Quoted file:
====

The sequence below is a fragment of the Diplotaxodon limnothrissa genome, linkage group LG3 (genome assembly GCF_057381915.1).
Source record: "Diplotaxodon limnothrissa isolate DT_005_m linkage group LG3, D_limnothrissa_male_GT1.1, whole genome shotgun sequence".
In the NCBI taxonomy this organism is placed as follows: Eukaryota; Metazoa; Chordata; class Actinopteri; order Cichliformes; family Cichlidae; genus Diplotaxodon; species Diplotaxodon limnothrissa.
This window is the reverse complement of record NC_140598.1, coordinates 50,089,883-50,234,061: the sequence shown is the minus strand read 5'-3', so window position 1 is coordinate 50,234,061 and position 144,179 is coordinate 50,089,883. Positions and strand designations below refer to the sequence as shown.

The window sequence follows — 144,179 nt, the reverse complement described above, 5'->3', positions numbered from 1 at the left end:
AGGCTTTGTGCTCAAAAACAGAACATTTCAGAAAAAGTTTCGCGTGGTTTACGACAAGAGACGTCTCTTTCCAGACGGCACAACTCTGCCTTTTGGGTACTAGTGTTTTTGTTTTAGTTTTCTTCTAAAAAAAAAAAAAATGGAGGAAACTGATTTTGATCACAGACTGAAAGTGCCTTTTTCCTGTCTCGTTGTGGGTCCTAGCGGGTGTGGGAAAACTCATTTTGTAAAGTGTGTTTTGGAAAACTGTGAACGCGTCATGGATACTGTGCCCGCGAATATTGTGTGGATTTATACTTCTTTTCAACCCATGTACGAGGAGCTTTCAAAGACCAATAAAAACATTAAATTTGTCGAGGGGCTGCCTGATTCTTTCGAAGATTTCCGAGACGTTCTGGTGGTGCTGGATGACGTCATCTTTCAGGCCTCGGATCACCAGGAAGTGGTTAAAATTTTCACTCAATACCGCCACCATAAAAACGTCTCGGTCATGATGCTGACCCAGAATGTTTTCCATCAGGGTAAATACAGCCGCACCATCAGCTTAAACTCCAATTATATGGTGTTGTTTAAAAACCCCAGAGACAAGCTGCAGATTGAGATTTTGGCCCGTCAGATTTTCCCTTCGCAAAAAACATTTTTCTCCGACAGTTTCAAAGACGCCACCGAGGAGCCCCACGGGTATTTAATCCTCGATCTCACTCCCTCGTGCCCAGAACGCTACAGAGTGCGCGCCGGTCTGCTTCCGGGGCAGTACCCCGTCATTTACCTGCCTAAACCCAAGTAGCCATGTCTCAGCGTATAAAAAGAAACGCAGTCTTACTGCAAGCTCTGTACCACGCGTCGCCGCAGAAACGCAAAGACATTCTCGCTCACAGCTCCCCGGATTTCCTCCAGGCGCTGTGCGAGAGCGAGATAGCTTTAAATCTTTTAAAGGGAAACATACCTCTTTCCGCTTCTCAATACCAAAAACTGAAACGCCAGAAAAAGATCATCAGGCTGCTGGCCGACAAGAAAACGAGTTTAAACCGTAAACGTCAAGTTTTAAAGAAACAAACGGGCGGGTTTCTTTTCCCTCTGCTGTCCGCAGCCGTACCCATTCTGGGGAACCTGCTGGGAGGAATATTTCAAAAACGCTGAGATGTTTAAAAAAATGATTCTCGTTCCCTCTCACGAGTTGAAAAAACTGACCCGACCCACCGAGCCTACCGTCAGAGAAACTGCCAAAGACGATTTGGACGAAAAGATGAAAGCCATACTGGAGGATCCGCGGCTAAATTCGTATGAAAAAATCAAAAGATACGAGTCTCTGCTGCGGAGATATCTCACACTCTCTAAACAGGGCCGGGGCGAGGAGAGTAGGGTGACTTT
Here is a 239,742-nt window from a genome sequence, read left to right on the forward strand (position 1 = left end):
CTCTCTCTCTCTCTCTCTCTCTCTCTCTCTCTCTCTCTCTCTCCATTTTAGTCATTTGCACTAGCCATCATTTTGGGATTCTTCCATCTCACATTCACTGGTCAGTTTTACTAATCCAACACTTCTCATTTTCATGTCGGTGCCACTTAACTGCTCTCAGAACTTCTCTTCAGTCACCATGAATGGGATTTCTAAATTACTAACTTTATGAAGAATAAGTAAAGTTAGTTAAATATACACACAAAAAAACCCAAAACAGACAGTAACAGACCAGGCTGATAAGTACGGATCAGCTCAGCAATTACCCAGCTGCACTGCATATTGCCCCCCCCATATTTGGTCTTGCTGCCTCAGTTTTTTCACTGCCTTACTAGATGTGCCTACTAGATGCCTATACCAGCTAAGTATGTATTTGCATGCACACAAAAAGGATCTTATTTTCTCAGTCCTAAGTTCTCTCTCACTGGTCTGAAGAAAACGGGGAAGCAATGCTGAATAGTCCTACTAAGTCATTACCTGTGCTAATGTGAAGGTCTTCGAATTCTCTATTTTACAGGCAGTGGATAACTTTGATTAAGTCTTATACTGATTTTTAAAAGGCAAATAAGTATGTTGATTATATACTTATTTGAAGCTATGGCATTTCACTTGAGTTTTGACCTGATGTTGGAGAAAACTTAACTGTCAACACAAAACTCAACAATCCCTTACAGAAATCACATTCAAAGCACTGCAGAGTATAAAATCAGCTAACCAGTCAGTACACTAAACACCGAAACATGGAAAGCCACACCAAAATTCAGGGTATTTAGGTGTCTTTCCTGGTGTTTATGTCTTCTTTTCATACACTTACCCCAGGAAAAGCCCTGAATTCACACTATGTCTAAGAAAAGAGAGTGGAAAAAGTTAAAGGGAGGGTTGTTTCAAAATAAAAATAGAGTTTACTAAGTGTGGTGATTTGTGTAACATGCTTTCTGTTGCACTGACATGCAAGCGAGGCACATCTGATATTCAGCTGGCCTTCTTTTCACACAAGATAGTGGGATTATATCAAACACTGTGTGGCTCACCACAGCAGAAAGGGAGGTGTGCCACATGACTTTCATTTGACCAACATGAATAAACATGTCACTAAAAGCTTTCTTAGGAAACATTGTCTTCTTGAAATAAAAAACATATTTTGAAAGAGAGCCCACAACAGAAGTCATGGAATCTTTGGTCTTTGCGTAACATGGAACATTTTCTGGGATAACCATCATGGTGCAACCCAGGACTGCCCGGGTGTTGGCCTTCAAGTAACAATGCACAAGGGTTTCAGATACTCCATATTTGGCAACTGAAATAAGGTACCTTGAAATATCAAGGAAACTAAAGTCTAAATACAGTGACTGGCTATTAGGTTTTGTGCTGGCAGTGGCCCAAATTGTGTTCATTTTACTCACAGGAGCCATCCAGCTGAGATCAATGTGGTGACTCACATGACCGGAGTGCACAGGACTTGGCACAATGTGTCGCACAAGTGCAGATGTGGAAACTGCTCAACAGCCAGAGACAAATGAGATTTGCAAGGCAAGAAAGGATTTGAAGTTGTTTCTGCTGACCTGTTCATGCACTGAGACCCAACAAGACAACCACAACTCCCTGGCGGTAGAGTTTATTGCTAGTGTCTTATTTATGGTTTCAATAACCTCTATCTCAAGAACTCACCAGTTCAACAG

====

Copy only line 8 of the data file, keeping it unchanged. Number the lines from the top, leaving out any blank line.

CTCTCTCTCTCTCTCTCTCTCTCTCTCTCTCTCTCTCTCTCTCCATTTTAGTCATTTGCACTAGCCATCATTTTGGGATTCTTCCATCTCACATTCACTGGTCAGTTTTACTAATCCAACACTTCTCATTTTCATGTCGGTGCCACTTAACTGCTCTCAGAACTTCTCTTCAGTCACCATGAATGGGATTTCTAAATTACTAACTTTATGAAGAATAAGTAAAGTTAGTTAAATATACACACAAAAAAACCCAAAACAGACAGTAACAGACCAGGCTGATAAGTACGGATCAGCTCAGCAATTACCCAGCTGCACTGCATATTGCCCCCCCCATATTTGGTCTTGCTGCCTCAGTTTTTTCACTGCCTTACTAGATGTGCCTACTAGATGCCTATACCAGCTAAGTATGTATTTGCATGCACACAAAAAGGATCTTATTTTCTCAGTCCTAAGTTCTCTCTCACTGGTCTGAAGAAAACGGGGAAGCAATGCTGAATAGTCCTACTAAGTCATTACCTGTGCTAATGTGAAGGTCTTCGAATTCTCTATTTTACAGGCAGTGGATAACTTTGATTAAGTCTTATACTGATTTTTAAAAGGCAAATAAGTATGTTGATTATATACTTATTTGAAGCTATGGCATTTCACTTGAGTTTTGACCTGATGTTGGAGAAAACTTAACTGTCAACACAAAACTCAACAATCCCTTACAGAAATCACATTCAAAGCACTGCAGAGTATAAAATCAGCTAACCAGTCAGTACACTAAACACCGAAACATGGAAAGCCACACCAAAATTCAGGGTATTTAGGTGTCTTTCCTGGTGTTTATGTCTTCTTTTCATACACTTACCCCAGGAAAAGCCCTGAATTCACACTATGTCTAAGAAAAGAGAGTGGAAAAAGTTAAAGGGAGGGTTGTTTCAAAATAAAAATAGAGTTTACTAAGTGTGGTGATTTGTGTAACATGCTTTCTGTTGCACTGACATGCAAGCGAGGCACATCTGATATTCAGCTGGCCTTCTTTTCACACAAGATAGTGGGATTATATCAAACACTGTGTGGCTCACCACAGCAGAAAGGGAGGTGTGCCACATGACTTTCATTTGACCAACATGAATAAACATGTCACTAAAAGCTTTCTTAGGAAACATTGTCTTCTTGAAATAAAAAACATATTTTGAAAGAGAGCCCACAACAGAAGTCATGGAATCTTTGGTCTTTGCGTAACATGGAACATTTTCTGGGATAACCATCATGGTGCAACCCAGGACTGCCCGGGTGTTGGCCTTCAAGTAACAATGCACAAGGGTTTCAGATACTCCATATTTGGCAACTGAAATAAGGTACCTTGAAATATCAAGGAAACTAAAGTCTAAATACAGTGACTGGCTATTAGGTTTTGTGCTGGCAGTGGCCCAAATTGTGTTCATTTTACTCACAGGAGCCATCCAGCTGAGATCAATGTGGTGACTCACATGACCGGAGTGCACAGGACTTGGCACAATGTGTCGCACAAGTGCAGATGTGGAAACTGCTCAACAGCCAGAGACAAATGAGATTTGCAAGGCAAGAAAGGATTTGAAGTTGTTTCTGCTGACCTGTTCATGCACTGAGACCCAACAAGACAACCACAACTCCCTGGCGGTAGAGTTTATTGCTAGTGTCTTATTTATGGTTTCAATAACCTCTATCTCAAGAACTCACCAGTTCAACAG